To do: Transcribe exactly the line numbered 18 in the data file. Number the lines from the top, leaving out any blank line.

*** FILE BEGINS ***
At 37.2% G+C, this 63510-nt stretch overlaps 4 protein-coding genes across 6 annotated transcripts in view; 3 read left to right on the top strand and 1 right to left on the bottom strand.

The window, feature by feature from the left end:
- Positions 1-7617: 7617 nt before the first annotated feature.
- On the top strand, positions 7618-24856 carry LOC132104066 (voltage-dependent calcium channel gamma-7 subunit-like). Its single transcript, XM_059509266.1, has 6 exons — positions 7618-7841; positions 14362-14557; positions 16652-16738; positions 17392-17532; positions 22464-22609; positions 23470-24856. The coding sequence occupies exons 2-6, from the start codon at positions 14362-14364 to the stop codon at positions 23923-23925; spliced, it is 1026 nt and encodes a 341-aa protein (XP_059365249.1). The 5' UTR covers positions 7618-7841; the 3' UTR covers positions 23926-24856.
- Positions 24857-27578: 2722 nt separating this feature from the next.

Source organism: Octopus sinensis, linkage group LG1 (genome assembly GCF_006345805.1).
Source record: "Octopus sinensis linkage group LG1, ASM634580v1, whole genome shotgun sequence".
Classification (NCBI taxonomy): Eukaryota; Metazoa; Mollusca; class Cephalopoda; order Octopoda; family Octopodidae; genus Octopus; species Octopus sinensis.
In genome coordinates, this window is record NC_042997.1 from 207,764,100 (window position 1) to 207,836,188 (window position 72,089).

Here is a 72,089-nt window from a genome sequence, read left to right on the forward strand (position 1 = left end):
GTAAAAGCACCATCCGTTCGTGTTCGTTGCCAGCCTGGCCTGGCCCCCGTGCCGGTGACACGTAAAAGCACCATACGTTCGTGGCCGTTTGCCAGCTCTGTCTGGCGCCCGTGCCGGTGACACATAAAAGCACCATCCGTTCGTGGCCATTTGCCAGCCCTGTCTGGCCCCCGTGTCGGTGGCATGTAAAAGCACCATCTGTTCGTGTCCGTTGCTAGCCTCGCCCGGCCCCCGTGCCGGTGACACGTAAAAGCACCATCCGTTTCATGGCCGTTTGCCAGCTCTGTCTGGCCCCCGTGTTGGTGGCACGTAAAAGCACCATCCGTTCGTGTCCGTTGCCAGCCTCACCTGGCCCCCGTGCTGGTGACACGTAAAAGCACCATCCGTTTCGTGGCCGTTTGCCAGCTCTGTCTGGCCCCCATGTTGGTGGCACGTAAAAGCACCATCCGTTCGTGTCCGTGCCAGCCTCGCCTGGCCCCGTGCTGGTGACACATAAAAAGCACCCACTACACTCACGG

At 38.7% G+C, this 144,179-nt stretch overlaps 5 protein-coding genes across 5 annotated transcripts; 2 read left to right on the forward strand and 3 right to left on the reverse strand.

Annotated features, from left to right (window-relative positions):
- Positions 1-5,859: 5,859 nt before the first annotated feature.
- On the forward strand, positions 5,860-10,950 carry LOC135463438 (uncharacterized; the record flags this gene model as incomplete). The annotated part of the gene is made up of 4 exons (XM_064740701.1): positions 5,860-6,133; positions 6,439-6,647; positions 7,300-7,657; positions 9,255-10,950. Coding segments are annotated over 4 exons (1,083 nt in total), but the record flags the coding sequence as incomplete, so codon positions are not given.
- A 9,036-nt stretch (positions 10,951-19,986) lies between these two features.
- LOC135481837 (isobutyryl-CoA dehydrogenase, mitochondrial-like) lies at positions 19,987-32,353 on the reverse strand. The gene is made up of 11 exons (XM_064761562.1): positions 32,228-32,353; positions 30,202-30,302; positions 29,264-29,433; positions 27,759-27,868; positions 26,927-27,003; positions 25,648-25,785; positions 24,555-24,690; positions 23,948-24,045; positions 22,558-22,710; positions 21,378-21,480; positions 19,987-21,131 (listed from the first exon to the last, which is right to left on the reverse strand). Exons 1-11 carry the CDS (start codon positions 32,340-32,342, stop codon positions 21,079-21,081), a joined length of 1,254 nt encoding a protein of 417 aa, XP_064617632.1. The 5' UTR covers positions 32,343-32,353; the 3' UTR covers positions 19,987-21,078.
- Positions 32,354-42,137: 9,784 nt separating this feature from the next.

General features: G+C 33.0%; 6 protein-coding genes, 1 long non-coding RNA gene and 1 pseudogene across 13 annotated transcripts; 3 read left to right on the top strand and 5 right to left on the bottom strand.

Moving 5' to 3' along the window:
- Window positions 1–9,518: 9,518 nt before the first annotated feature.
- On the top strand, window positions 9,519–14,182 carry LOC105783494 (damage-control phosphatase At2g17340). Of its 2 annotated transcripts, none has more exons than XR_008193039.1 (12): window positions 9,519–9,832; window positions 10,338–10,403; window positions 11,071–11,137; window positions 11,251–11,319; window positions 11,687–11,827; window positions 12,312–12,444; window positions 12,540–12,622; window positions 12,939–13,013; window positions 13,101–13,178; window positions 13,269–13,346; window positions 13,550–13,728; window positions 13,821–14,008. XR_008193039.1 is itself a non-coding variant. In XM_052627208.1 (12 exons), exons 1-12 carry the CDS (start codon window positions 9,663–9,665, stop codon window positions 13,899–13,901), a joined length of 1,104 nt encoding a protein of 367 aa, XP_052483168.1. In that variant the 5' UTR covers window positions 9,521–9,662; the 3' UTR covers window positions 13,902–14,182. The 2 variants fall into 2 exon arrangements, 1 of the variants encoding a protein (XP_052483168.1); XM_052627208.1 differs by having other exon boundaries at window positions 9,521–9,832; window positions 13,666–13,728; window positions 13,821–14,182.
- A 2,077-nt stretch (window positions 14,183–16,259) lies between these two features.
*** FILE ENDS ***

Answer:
- Positions 32,354-42,137: 9,784 nt separating this feature from the next.